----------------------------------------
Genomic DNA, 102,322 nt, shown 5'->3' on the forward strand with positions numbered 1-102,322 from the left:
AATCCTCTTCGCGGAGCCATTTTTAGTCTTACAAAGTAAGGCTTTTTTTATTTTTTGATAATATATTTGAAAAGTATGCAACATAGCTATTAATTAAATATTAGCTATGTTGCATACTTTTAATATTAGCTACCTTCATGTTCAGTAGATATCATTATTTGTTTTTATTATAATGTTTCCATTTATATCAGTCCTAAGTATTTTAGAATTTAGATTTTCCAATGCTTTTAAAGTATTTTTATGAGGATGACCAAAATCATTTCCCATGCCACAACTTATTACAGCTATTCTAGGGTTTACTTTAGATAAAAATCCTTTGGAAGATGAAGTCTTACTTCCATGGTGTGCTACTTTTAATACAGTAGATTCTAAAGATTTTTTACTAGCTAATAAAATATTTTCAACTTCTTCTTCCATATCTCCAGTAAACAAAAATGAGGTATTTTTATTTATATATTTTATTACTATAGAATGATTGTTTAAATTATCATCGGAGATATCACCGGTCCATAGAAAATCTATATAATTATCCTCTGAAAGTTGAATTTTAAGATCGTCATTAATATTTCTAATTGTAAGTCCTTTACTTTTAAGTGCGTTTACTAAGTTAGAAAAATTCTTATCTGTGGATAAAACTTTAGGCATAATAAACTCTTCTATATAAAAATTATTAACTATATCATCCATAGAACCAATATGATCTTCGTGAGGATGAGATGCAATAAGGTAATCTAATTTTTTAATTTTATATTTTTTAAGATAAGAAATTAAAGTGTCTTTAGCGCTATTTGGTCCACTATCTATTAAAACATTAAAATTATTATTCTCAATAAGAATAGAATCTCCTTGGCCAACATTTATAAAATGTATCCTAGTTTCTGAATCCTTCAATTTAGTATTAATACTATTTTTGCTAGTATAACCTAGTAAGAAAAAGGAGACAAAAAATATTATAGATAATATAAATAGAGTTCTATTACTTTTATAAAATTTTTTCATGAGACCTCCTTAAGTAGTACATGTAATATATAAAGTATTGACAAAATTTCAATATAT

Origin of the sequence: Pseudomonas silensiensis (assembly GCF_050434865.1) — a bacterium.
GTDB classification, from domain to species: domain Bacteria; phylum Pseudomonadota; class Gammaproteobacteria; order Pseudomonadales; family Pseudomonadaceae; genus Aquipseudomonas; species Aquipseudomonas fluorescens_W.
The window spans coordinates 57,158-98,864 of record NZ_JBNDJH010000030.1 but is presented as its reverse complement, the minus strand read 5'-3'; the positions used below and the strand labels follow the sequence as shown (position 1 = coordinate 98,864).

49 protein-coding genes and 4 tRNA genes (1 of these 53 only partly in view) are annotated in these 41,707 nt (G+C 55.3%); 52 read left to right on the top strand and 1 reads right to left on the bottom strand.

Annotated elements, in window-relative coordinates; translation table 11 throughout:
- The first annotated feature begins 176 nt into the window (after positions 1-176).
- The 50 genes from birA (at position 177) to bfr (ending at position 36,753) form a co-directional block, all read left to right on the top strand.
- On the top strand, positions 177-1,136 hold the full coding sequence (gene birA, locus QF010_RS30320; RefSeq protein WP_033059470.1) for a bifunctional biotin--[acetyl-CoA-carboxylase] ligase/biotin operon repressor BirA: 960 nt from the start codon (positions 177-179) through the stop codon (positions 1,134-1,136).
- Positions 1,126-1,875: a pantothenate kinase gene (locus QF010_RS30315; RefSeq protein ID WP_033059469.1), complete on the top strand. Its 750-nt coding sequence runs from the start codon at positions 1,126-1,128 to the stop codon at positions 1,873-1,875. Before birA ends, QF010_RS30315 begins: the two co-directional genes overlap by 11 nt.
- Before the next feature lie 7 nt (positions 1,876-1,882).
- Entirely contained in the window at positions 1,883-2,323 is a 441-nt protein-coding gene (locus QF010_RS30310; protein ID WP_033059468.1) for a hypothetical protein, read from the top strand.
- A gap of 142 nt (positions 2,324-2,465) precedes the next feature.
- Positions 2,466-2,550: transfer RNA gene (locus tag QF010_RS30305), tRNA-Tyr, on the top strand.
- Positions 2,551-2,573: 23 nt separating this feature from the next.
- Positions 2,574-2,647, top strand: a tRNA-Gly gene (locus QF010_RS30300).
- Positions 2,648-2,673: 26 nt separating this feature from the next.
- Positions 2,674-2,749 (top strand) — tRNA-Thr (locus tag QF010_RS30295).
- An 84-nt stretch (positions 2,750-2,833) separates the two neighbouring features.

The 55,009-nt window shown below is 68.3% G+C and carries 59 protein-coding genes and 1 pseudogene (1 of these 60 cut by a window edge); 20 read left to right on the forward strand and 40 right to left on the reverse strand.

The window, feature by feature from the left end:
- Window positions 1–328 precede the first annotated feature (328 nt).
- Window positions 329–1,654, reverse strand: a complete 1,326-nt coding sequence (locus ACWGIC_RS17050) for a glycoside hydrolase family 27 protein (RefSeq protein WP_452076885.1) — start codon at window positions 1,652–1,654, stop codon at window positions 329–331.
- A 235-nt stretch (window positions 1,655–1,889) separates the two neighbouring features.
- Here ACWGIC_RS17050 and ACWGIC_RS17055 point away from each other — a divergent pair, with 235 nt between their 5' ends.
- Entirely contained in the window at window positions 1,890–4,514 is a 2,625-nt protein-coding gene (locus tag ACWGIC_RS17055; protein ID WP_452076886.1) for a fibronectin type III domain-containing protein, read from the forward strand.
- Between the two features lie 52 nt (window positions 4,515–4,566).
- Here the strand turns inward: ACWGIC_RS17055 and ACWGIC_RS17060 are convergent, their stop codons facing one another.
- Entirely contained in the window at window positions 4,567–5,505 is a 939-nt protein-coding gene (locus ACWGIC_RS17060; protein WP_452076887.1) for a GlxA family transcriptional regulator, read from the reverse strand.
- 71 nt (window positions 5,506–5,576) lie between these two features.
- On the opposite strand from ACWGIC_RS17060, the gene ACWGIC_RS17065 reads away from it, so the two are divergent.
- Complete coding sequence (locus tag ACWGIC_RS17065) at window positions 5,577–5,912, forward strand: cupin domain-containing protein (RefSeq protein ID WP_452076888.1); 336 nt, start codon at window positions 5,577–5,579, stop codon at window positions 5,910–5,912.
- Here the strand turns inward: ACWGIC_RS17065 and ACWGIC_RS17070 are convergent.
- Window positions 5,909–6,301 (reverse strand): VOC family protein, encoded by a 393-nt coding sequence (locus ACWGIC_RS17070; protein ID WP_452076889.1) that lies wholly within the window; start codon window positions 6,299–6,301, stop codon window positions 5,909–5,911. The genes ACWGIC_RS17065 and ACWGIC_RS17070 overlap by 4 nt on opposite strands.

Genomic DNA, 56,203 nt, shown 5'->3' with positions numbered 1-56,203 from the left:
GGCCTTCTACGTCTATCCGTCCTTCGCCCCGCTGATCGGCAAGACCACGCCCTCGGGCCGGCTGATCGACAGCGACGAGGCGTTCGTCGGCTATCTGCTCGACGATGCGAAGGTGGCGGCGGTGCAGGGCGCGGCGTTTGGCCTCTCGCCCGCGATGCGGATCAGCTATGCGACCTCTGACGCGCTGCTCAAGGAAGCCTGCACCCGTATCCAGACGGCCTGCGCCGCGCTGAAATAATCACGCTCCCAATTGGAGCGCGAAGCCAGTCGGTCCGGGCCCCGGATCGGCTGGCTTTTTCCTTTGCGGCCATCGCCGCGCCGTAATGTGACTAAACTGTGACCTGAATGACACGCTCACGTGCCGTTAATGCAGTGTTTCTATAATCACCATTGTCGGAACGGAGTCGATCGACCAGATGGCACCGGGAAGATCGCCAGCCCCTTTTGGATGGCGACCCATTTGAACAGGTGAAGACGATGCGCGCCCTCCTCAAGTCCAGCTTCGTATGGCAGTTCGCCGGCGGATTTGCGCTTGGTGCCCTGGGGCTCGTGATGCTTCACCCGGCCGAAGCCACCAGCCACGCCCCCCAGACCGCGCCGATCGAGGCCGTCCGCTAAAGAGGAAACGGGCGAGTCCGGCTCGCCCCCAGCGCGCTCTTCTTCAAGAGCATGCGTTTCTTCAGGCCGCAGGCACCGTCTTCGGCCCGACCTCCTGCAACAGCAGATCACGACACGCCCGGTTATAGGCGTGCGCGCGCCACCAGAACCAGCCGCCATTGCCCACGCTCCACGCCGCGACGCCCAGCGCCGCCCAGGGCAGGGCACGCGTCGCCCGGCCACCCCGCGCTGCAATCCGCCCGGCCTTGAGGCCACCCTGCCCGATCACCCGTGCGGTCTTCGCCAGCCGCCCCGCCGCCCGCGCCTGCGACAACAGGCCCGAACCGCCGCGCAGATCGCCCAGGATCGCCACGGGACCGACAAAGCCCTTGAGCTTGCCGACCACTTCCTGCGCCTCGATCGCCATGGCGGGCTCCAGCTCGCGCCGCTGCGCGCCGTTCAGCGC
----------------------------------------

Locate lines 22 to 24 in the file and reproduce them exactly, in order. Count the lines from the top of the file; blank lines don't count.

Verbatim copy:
The window, feature by feature from the left end:
- Window positions 1–328 precede the first annotated feature (328 nt).
- Window positions 329–1,654, reverse strand: a complete 1,326-nt coding sequence (locus ACWGIC_RS17050) for a glycoside hydrolase family 27 protein (RefSeq protein WP_452076885.1) — start codon at window positions 1,652–1,654, stop codon at window positions 329–331.